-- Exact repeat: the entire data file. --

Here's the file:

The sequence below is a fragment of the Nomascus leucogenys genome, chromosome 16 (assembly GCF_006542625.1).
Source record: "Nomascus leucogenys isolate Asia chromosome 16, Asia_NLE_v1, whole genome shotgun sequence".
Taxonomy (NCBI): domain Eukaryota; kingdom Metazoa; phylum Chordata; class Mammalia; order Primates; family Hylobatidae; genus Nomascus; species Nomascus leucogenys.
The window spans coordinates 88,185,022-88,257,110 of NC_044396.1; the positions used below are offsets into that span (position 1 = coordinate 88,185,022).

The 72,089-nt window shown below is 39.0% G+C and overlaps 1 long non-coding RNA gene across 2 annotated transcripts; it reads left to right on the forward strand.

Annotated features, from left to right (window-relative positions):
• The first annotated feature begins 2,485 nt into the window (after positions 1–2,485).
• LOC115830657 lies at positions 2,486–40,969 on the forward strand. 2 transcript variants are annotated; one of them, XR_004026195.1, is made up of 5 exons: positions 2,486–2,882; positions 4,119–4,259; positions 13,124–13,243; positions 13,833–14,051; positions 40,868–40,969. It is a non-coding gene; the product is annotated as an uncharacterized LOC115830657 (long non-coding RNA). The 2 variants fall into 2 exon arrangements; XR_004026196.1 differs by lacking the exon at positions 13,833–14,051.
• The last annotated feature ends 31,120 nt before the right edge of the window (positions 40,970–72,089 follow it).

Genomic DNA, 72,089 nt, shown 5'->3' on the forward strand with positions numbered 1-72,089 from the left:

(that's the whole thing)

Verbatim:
The sequence below is a fragment of the Nomascus leucogenys genome, chromosome 16 (assembly GCF_006542625.1).
Source record: "Nomascus leucogenys isolate Asia chromosome 16, Asia_NLE_v1, whole genome shotgun sequence".
Taxonomy (NCBI): domain Eukaryota; kingdom Metazoa; phylum Chordata; class Mammalia; order Primates; family Hylobatidae; genus Nomascus; species Nomascus leucogenys.
The window spans coordinates 88,185,022-88,257,110 of NC_044396.1; the positions used below are offsets into that span (position 1 = coordinate 88,185,022).

The 72,089-nt window shown below is 39.0% G+C and overlaps 1 long non-coding RNA gene across 2 annotated transcripts; it reads left to right on the forward strand.

Annotated features, from left to right (window-relative positions):
• The first annotated feature begins 2,485 nt into the window (after positions 1–2,485).
• LOC115830657 lies at positions 2,486–40,969 on the forward strand. 2 transcript variants are annotated; one of them, XR_004026195.1, is made up of 5 exons: positions 2,486–2,882; positions 4,119–4,259; positions 13,124–13,243; positions 13,833–14,051; positions 40,868–40,969. It is a non-coding gene; the product is annotated as an uncharacterized LOC115830657 (long non-coding RNA). The 2 variants fall into 2 exon arrangements; XR_004026196.1 differs by lacking the exon at positions 13,833–14,051.
• The last annotated feature ends 31,120 nt before the right edge of the window (positions 40,970–72,089 follow it).

Genomic DNA, 72,089 nt, shown 5'->3' on the forward strand with positions numbered 1-72,089 from the left: